Sanofi SA’s chief executive Paul Hudson is dipping into coffers filled by recent disposals to buy U.S.-based Principia Biopharma Inc. for US$3.7-billion as he fills his medicine cabinet with speciality drug prospects from smaller companies.
The acquisition, announced by the two companies on Monday, gives the French drugmaker Principia’s pipeline in autoimmune diseases. They include a drug aimed at the rare but painful skin condition pemphigus and another against multiple sclerosis that the two companies have partnered on since 2017.
Sanofi is paying US$100 per share in cash for the U.S. firm, a premium of 10 per cent to Principia’s closing price on Aug. 14, and hopes for a fourth-quarter completion.
With Mr. Hudson at the helm Sanofi, which raised US$11.7-billion by unloading a stake in Regeneron Pharmaceuticals Inc. in May, is following a game plan he deployed when he led Novartis’s drugs division: Deploying cash to add bolt-on targets to expand in treatment areas where medicines typically command high prices.
The transaction is Hudson’s second big bolt-on purchase since becoming CEO last year, having paid US$2.5-billion in December for Synthorx, which is developing immuno-oncology treatments.
Principia’s most-advanced candidate, rilzabrutinib, is in Phase 3 trials against pemphigus, which can cause blisters or pus-filled bumps on the skin and mucous membranes and is caused when the immune system mistakenly makes antibodies that attack the body.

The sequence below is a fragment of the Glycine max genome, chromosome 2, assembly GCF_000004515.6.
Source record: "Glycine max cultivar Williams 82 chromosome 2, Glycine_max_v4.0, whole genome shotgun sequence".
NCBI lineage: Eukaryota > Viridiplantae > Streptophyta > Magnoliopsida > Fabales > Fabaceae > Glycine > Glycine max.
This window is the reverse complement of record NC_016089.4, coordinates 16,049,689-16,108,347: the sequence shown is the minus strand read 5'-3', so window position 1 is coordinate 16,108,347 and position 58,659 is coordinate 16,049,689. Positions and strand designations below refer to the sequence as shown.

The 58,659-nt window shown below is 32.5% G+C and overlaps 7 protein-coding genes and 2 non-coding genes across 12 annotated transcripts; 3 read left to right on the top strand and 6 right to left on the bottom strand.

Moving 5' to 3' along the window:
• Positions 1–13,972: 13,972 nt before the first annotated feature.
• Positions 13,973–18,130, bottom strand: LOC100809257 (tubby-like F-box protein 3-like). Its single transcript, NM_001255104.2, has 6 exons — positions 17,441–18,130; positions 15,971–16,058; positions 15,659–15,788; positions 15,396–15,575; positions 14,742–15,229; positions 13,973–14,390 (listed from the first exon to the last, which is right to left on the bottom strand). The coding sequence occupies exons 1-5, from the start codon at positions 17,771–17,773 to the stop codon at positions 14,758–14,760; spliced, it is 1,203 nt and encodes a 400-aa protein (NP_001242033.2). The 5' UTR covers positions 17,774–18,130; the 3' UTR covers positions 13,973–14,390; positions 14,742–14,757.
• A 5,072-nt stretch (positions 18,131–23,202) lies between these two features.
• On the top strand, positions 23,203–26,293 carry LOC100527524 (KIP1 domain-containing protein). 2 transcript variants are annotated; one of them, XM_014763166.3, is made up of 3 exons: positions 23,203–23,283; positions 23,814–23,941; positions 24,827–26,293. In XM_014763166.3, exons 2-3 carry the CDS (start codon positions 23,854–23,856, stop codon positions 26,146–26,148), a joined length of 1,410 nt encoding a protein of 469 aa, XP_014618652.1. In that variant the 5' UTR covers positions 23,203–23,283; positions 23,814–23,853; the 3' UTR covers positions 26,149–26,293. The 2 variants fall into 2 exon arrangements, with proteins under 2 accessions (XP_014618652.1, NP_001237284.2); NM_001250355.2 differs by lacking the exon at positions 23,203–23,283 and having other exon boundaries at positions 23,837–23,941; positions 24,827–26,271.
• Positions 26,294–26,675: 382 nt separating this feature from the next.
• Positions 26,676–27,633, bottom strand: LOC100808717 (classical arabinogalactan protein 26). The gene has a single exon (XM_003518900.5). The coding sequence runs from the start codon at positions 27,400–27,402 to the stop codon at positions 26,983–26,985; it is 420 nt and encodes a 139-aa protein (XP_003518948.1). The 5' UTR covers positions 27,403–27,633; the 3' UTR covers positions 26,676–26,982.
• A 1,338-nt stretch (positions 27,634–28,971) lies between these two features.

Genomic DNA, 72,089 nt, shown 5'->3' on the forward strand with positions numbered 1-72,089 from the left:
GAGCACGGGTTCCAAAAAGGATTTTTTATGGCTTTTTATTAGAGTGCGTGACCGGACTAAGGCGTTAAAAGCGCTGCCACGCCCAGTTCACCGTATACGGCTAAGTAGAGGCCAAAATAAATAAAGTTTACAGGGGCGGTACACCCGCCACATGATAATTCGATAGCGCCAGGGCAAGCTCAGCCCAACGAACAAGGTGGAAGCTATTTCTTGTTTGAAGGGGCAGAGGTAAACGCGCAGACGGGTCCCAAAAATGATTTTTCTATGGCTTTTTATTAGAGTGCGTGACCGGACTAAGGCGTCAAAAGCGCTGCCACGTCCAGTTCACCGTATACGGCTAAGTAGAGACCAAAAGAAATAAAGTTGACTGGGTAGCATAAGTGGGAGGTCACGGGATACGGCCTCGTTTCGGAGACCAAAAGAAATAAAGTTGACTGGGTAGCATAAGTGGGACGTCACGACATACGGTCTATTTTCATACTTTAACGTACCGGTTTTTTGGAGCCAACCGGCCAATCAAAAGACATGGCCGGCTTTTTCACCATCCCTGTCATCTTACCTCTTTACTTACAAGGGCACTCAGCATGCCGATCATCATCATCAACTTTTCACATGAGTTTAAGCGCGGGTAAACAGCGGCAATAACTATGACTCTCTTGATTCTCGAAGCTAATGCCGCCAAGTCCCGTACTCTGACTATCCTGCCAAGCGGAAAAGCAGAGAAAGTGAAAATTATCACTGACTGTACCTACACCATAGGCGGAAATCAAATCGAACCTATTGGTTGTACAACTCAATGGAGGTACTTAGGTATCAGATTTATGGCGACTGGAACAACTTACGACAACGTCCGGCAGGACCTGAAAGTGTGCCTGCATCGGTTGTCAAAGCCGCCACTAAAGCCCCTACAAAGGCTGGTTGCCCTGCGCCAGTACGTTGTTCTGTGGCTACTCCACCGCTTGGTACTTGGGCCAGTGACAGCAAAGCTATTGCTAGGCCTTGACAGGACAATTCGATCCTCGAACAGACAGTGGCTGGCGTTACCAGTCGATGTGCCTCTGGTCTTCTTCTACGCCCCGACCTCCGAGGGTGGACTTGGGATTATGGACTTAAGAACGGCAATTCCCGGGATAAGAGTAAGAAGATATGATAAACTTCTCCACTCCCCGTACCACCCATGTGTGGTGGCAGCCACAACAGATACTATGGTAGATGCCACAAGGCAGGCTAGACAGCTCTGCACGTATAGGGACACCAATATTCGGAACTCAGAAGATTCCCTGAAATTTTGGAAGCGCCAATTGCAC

Phase 3 trials are on tap to use another drug candidate for multiple forms of multiple sclerosis.
“This acquisition advances our ongoing R&D transformation to accelerate development of the most promising medicines,” Mr. Hudson said in a statement.
In buying Principia’s rilzabrutinib for pemphigus and potentially other autoimmune diseases, Mr. Hudson aims to challenge Roche, whose Rituxan since 2018 has secured U.S. and European approvals against pemphigus, which historically was treated with high doses of corticosteroids.
Sanofi shares edged up 0.2 per cent, bucking a slight fall in France’s CAC-40 index, as analysts viewed the deal as positive. Sanofi shares are down 5 per cent this year, less than a third of the CAC-40′s 17-per-cent drop.
The deal “fits within the strategy of deploying firepower across numerous bolt-on deals,” wrote brokerage Jefferies, which rates Sanofi a “buy.”
Evercore is the financial advisor to Sanofi on the deal. Centerview Partners LLC and BofA Securities are advising Principia.
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